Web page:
Belle Epoque Absinthe Lounge (240 Bourbon St.) opens Oct. 17 behind the Old Absinthe House bar, in the space that housed Tony Moran’s Restaurant until 2016.
The building on the corner of Bourbon and Bienville streets has been a home to nightlife spots since the mid-nineteenth century, changing hands multiple times through Prohibition.
Rue Bourbon Hospitality, led by Jober’t Salem and General Manager Mourad Habli, owns and operates the Old Absinthe House as well as adjacent event spaces and nearby daiquiri shops. Belle Epoque is their latest venture and will offer a more refined atmosphere than many of its Bourbon Street neighbors.
To create the cocktail lounge, Salem tapped Laura Bellucci to serve as bar director. She honed her skills leading the bar program at SoBou and also worked at Apolline and Booty’s Street Food. Chef Hayley Vanvleet, the opening chef of Curio, will run the kitchen.
The bar occupies part of a building that reportedly dates to 1806. During extensive renovations, the crew found treasures like a guest ledger filled with signatures dating to the late 1800s.
Designer Sylvia Thompson-Dias, who specializes in historic buildings and preservation, created Belle Époque’s muted, elegant aesthetic. Touches include a staircase painted to evoke wormwood, a key ingredient of absinthe.
Belle Epoque has an antique bar and absinthe fountains – all original to the Old Absinthe House site, though they changed locations and owners more than once. A bill of sale dates the fountains to at least 1863.
“The fountains were cobwebbed, calcified and filled with spray foam,” Bellucci says. “People had tried to restore them, but they hadn’t brought in historical preservationists.” The team reached out to the Monumental Task Committee of New Orleans and Oak and Laurel Preservation to restore the fountains.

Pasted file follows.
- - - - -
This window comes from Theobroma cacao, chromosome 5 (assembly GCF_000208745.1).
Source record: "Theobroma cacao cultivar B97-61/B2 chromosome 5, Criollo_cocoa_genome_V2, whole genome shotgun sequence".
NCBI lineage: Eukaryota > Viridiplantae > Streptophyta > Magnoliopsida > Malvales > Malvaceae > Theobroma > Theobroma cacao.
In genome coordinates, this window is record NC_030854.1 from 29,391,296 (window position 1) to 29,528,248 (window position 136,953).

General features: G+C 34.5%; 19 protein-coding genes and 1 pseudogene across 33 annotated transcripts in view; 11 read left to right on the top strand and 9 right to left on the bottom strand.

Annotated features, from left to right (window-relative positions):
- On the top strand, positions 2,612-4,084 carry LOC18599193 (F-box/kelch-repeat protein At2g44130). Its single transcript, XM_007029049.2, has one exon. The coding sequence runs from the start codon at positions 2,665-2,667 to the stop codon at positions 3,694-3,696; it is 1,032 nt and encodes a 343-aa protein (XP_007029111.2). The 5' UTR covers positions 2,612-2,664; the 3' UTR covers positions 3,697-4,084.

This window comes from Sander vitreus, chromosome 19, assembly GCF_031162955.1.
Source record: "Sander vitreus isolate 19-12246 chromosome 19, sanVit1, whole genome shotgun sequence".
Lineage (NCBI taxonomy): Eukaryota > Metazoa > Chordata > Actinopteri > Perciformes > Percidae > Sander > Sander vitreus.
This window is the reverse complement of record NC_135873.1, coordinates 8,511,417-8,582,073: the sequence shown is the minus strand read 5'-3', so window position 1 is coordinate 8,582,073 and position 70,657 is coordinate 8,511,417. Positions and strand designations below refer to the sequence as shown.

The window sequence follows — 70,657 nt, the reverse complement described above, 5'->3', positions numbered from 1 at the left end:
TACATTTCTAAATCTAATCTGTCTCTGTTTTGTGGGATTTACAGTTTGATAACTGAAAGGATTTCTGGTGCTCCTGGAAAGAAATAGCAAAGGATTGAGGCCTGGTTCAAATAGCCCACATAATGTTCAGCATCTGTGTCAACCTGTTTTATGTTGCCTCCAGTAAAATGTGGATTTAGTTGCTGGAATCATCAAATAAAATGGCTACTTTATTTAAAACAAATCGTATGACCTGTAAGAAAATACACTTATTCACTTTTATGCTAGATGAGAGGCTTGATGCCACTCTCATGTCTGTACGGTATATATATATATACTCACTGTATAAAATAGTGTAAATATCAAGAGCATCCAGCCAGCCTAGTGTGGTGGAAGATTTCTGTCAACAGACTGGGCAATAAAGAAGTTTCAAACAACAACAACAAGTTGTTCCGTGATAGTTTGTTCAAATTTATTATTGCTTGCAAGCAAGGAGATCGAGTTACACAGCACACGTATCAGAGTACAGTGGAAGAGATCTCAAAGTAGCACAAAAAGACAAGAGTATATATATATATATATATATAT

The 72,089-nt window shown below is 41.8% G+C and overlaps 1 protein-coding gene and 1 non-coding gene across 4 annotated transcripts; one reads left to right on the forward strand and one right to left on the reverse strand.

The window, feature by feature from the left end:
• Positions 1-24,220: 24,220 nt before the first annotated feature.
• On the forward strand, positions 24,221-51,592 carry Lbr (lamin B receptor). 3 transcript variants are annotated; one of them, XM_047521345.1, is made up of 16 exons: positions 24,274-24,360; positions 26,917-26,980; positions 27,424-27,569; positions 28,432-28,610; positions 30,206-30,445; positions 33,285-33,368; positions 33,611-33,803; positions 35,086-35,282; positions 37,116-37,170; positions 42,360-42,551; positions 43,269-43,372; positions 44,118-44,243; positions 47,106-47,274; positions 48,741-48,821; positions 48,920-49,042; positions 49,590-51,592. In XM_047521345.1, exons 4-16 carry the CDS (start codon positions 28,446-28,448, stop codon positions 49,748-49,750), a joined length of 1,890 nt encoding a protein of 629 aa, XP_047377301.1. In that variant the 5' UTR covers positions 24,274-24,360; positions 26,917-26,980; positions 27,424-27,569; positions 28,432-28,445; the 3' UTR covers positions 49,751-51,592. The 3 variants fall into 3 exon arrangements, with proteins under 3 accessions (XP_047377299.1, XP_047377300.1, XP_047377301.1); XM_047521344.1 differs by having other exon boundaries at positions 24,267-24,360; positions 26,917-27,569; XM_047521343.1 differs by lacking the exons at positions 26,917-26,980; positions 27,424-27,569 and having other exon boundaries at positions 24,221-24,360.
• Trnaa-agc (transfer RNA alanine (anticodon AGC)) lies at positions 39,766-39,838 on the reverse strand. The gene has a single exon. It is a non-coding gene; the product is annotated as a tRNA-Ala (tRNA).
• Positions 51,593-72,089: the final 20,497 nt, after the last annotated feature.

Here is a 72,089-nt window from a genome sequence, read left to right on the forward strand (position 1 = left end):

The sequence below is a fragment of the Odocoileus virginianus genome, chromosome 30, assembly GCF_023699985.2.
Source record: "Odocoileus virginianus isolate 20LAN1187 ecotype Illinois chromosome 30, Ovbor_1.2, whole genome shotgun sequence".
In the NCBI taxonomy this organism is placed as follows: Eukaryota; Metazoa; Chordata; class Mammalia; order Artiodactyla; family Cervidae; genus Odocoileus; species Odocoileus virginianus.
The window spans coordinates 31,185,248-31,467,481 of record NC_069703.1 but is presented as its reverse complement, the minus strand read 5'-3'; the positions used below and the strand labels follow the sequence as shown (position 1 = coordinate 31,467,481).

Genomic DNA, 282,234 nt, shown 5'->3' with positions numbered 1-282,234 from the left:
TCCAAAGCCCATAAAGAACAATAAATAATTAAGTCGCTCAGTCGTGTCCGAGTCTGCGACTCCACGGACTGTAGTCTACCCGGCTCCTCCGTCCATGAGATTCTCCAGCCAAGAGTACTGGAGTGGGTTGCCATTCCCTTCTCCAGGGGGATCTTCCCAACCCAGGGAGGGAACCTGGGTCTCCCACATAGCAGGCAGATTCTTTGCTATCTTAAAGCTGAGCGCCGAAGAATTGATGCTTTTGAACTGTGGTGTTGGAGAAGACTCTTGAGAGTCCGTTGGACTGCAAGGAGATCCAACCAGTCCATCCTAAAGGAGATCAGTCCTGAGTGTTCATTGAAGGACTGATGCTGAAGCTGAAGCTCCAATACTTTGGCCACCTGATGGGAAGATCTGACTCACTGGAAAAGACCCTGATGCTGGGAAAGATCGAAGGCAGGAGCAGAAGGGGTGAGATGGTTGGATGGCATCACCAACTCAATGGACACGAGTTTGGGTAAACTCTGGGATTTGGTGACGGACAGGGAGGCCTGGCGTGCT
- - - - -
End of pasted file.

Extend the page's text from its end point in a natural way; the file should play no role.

In traditional Parisian absinthe service, water was dripped from the fountain over a sugar cube into the absinthe, creating a cloudy effect known as “louche.”
Absinthe, nicknamed the “green fairy,” is a potent liquor with hints of anise and fennel that was banned in the U.S. in 1912 following its ban in many European countries. The spirit was legalized in 2007, and it and became popular with cocktail enthusiasts.
Bartender Cayetano Ferrer created the absinthe frappe cocktail at the Old Absinthe House.
Belle Époque has a full bar and the beverage menu is built around absinthe, with various brands and a cocktail menu.
“We are making a synthesis of the archaic and mysterious drink, bringing back that appreciation but also bringing in modern and whimsical stuff,” Bellucci says.
Vanvleet has crafted a menu of creative French-inspired dishes such as foie gras-stuffed chicken lollipops with truffle aioli; Mississippi Gulf Coast oysters with absinthe mignonette and choupique caviar; Parisian gnocchi with crab, sweet potato, chilis, mead and herbs’ and grilled lamb loin chops with creamy jalapeno grits, shaved raw vegetable salad and lemon-caper sauce. Dishes range from $12 to $20, with a late-night happy hour geared toward service industry workers featuring plates from $6 to $8.
Belle Époque will be open from 4 p.m. to 2 a.m. Thursday through Saturday, with dinner service until midnight and late-night happy hour until 2 a.m. It will be open 3 p.m. to 1 a.m. Sunday. — REBECCA FRIEDMAN